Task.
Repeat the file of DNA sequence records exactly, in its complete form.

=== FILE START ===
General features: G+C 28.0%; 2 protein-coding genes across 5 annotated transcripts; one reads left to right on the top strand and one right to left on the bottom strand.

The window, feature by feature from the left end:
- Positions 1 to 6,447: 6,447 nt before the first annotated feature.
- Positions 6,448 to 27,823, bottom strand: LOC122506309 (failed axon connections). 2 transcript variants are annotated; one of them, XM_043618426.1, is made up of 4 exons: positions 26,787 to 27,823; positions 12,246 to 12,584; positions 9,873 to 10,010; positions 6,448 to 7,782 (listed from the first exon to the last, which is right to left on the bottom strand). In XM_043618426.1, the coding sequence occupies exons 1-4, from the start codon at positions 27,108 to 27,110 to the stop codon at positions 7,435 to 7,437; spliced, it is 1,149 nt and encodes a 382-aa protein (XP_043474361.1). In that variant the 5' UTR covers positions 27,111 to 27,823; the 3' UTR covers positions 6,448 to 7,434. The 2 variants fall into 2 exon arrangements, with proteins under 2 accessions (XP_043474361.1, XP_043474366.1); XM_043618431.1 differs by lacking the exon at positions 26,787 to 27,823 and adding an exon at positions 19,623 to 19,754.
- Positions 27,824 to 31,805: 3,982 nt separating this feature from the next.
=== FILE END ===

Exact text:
General features: G+C 28.0%; 2 protein-coding genes across 5 annotated transcripts; one reads left to right on the top strand and one right to left on the bottom strand.

The window, feature by feature from the left end:
- Positions 1 to 6,447: 6,447 nt before the first annotated feature.
- Positions 6,448 to 27,823, bottom strand: LOC122506309 (failed axon connections). 2 transcript variants are annotated; one of them, XM_043618426.1, is made up of 4 exons: positions 26,787 to 27,823; positions 12,246 to 12,584; positions 9,873 to 10,010; positions 6,448 to 7,782 (listed from the first exon to the last, which is right to left on the bottom strand). In XM_043618426.1, the coding sequence occupies exons 1-4, from the start codon at positions 27,108 to 27,110 to the stop codon at positions 7,435 to 7,437; spliced, it is 1,149 nt and encodes a 382-aa protein (XP_043474361.1). In that variant the 5' UTR covers positions 27,111 to 27,823; the 3' UTR covers positions 6,448 to 7,434. The 2 variants fall into 2 exon arrangements, with proteins under 2 accessions (XP_043474361.1, XP_043474366.1); XM_043618431.1 differs by lacking the exon at positions 26,787 to 27,823 and adding an exon at positions 19,623 to 19,754.
- Positions 27,824 to 31,805: 3,982 nt separating this feature from the next.